Even though they are white, their plumage changes to a gray tone during breeding season as they secrete a black powdery substance. Their bill also becomes bright red.

The governments of Japan, China, and Korea have released dozens of these birds that were raised in captivity and under strict conservation efforts into the wildlife to help grow their population in the wild.

Crested Ibises are of great value to Japan and their appreciation is often seen in popular culture like TV shows and anime. In 2017, the anime 'Kemono Friends' dedicated a song to these birds called 'Crested Ibis' song' (Toki no Uta)!

The African ibis was considered to be sacred and an object of religious importance in ancient Egypt. They were associated with the deity Thoth, commonly known as Djehuty in Egyptian. This deity was dedicated to the importance of mathematics, time, measurement, the moon, and magic.

In Australia, ibises are known as 'bin chickens' because they are found going through trash cans in urban areas!

What is the crested ibis one of the world's most?

The wild crested ibis is one of the world's most endangered species among the ibises and is listed under the IUCN Red List as an Endangered species that is close to extinction. Thankfully, due to solid conservation efforts in the countries in which they are found, their population size is steadily rising.

What are crested ibises known as in Japanese?

The Japanese name for this bird is Toki. The word 'toki-iro' comes from the 'toki' color which refers to the pinkish hue of these birds when they are seen in flight from below.  

Here at Kidadl, we have carefully created lots of interesting family-friendly animal facts for everyone to discover! Learn more about some other birds including grey partridge facts, or blue-and-yellow macaw facts.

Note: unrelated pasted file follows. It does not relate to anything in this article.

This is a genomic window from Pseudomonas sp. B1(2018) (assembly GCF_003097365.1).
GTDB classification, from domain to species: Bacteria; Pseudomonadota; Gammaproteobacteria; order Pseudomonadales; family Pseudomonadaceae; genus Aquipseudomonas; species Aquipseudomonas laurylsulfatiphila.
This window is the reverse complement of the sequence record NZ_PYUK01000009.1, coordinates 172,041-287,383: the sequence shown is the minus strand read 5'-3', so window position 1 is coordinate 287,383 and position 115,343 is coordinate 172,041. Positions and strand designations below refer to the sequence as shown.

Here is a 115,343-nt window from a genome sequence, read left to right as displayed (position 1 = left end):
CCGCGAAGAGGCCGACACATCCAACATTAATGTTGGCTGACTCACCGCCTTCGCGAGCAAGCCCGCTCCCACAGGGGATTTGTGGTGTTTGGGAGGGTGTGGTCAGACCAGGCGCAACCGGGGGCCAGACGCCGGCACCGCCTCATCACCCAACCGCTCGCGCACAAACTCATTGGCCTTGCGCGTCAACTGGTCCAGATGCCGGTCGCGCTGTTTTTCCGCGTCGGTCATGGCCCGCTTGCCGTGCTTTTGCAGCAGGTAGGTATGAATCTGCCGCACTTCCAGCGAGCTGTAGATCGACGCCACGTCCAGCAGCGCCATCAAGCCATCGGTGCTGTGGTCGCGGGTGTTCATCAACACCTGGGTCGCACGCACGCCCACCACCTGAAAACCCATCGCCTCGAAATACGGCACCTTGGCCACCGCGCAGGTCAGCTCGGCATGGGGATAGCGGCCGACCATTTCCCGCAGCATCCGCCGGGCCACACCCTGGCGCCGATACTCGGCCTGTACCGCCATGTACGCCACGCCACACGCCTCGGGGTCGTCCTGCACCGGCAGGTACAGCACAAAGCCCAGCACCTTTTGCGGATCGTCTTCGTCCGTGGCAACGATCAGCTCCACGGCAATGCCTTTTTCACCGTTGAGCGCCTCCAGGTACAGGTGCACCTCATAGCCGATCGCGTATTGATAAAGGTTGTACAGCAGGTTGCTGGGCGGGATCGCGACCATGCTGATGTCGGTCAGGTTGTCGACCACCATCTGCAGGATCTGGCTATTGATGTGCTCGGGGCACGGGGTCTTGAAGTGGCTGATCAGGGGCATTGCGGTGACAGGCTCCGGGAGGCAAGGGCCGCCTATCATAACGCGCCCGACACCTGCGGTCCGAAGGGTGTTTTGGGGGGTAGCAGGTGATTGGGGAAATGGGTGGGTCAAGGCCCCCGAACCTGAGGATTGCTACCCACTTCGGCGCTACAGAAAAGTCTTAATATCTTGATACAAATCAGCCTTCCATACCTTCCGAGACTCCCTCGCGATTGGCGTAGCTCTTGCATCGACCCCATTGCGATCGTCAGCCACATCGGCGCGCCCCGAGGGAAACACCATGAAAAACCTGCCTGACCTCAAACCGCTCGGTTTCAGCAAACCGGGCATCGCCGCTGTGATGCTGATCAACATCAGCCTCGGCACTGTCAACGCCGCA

You can even occupy yourself at home by coloring in one of our free printable crested ibis coloring pages.

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Written by Moumita Dutta

Bachelor of Arts specializing in Journalism and Mass Communication, Postgraduate Diploma in Sports Management

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Moumita DuttaBachelor of Arts specializing in Journalism and Mass Communication, Postgraduate Diploma in Sports Management

A content writer and editor with a passion for sports, Moumita has honed her skills in producing compelling match reports and stories about sporting heroes. She holds a degree in Journalism and Mass Communication from the Indian Institute of Social Welfare and Business Management, Calcutta University, alongside a postgraduate diploma in Sports Management.

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Fact-checked by Yashvee Patel

Bachelor of Business Management

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Yashvee PatelBachelor of Business Management

Yashvee has won awards for both her writing and badminton skills. She holds a business administration honors degree and has previously interned with social media clients and worked on content for an international student festival. Yashvee has excelled in academic competitions, ranking in the top 100 in the Unified International English Olympiad and placing second in an essay-writing competition. Additionally, she has won the inter-school singles badminton title for two consecutive years.